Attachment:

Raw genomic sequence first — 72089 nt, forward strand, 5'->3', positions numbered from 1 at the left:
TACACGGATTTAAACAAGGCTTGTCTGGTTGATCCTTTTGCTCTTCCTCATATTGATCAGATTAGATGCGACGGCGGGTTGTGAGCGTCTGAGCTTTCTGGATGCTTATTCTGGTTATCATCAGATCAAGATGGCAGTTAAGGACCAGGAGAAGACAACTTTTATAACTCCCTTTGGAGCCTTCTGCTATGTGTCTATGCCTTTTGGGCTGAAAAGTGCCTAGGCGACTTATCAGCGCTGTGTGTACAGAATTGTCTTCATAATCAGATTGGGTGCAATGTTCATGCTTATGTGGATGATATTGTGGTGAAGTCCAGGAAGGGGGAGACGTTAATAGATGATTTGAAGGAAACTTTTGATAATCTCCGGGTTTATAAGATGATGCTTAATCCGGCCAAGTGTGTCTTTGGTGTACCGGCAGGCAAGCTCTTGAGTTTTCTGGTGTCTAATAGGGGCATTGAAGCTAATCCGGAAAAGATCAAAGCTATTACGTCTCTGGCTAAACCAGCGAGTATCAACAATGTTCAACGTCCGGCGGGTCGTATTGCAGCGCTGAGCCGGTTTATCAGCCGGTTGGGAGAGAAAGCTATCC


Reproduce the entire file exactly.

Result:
Raw genomic sequence first — 72089 nt, forward strand, 5'->3', positions numbered from 1 at the left:
TACACGGATTTAAACAAGGCTTGTCTGGTTGATCCTTTTGCTCTTCCTCATATTGATCAGATTAGATGCGACGGCGGGTTGTGAGCGTCTGAGCTTTCTGGATGCTTATTCTGGTTATCATCAGATCAAGATGGCAGTTAAGGACCAGGAGAAGACAACTTTTATAACTCCCTTTGGAGCCTTCTGCTATGTGTCTATGCCTTTTGGGCTGAAAAGTGCCTAGGCGACTTATCAGCGCTGTGTGTACAGAATTGTCTTCATAATCAGATTGGGTGCAATGTTCATGCTTATGTGGATGATATTGTGGTGAAGTCCAGGAAGGGGGAGACGTTAATAGATGATTTGAAGGAAACTTTTGATAATCTCCGGGTTTATAAGATGATGCTTAATCCGGCCAAGTGTGTCTTTGGTGTACCGGCAGGCAAGCTCTTGAGTTTTCTGGTGTCTAATAGGGGCATTGAAGCTAATCCGGAAAAGATCAAAGCTATTACGTCTCTGGCTAAACCAGCGAGTATCAACAATGTTCAACGTCCGGCGGGTCGTATTGCAGCGCTGAGCCGGTTTATCAGCCGGTTGGGAGAGAAAGCTATCC